End Solitary or Ex-Peruvian President Goes Free, Judge Tells Feds

SAN FRANCISCO (CN) – A federal judge signaled Wednesday he will likely release a former Peruvian president on bond pending his extradition case unless the federal government stops keeping him in solitary confinement.

“Most people agree that being in solitary is pretty close to torture,” U.S. District Judge Vince Chhabria said. “Why should that not be considered a special circumstance that would justify somebody’s release?”

Alejandro Toledo, then the president of Peru, speaks during the session “The Challenge for Latin America” at the 2003 annual meeting of the World Economic Forum in Davos, Switzerland. (World Economic Forum / Daniel Ammann)

Former Peruvian president Alejandro Toledo Manrique filed an appeal last month, seeking to undo a magistrate judge’s decision to deny him bond pending resolution of his extradition case.

Toledo is wanted in Peru on charges of taking $20 million in bribes from a Brazilian construction company. The former head of state, who led Peru’s government from 2001 to 2006, claims the charges are politically motivated and based on coerced witness statements.

At a hearing Wednesday, Chhabria asked federal prosecutors to explain why the 75-year-old ex-president should stay locked alone in a cell for potentially years to come while his case moves forward, given a jail psychiatrist’s finding that his mental health is deteriorating.

“He’s in that cell by himself for 47 hours out of 48 hours, which is the kind of thing that makes people go insane,” Chhabria said.

U.S. prosecutor Rebecca Haciski told Chhabria he would be the first judge ever to find conditions of confinement create a special circumstance justifying release. No case law supports that position, she argued.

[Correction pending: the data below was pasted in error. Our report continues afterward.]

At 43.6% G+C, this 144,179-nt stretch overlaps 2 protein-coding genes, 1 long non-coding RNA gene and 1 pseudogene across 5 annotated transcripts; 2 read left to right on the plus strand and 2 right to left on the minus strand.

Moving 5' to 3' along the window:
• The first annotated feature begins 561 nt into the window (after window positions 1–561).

Chhabria replied that the U.S. Supreme Court did not list every potential “special circumstance” when it established that requirement in its 1903 opinion, Wright v. Henkel.

Eight people from three states posted $1 million bond to help secure Toledo’s release.

Prosecutors asked Chhabria to reject the bond proposal, arguing Toledo poses a flight risk. They claim the ex-president has access to hidden assets through intermediaries and that his attempt to renew his passport in June shows a willingness to flee.

Despite the government’s objections, Chhabria said he would likely issue a ruling ordering Toledo to be released on bond and subject to house arrest while wearing an ankle monitor. The judge said he would also probably stay his ruling for a limited time so the government can take affirmative steps to get Toledo out of solitary confinement or appeal his decision to the Ninth Circuit.

U.S. prosecutor Elise LaPunzina said the U.S. Marshals Service would look into transferring Toledo to a facility in San Mateo County or Los Angeles, where he would not be held in solitary confinement.

Toledo has been detained in a solitary cell at Santa Rita Jail in Alameda County since he was arrested on July 16.

Chhabria said he would issue a written ruling on Thursday.

After the hearing, Toledo’s wife, Eliane Karp, and his public defender, Graham Archer, declined to comment.

At a hearing in September, Karp was forcibly removed from a courtroom after she shouted at the judge who denied her husband release on bond, saying the judge would be “morally responsible” for her husband’s death.

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